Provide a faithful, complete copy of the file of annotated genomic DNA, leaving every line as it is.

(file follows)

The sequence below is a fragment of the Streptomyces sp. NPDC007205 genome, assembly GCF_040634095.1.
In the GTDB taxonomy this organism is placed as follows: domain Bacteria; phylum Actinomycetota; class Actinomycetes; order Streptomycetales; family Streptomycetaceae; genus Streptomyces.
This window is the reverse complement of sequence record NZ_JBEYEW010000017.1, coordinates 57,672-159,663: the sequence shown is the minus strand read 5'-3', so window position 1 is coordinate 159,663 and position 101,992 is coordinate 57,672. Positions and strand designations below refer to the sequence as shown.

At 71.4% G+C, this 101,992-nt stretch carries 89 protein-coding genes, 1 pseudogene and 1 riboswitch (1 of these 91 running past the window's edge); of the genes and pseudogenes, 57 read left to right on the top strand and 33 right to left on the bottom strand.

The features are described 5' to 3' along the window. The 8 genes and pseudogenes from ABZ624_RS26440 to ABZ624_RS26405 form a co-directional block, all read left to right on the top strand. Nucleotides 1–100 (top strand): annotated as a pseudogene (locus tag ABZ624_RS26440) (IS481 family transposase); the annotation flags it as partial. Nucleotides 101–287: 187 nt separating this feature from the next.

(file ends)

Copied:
The sequence below is a fragment of the Streptomyces sp. NPDC007205 genome, assembly GCF_040634095.1.
In the GTDB taxonomy this organism is placed as follows: domain Bacteria; phylum Actinomycetota; class Actinomycetes; order Streptomycetales; family Streptomycetaceae; genus Streptomyces.
This window is the reverse complement of sequence record NZ_JBEYEW010000017.1, coordinates 57,672-159,663: the sequence shown is the minus strand read 5'-3', so window position 1 is coordinate 159,663 and position 101,992 is coordinate 57,672. Positions and strand designations below refer to the sequence as shown.

At 71.4% G+C, this 101,992-nt stretch carries 89 protein-coding genes, 1 pseudogene and 1 riboswitch (1 of these 91 running past the window's edge); of the genes and pseudogenes, 57 read left to right on the top strand and 33 right to left on the bottom strand.

The features are described 5' to 3' along the window. The 8 genes and pseudogenes from ABZ624_RS26440 to ABZ624_RS26405 form a co-directional block, all read left to right on the top strand. Nucleotides 1–100 (top strand): annotated as a pseudogene (locus tag ABZ624_RS26440) (IS481 family transposase); the annotation flags it as partial. Nucleotides 101–287: 187 nt separating this feature from the next.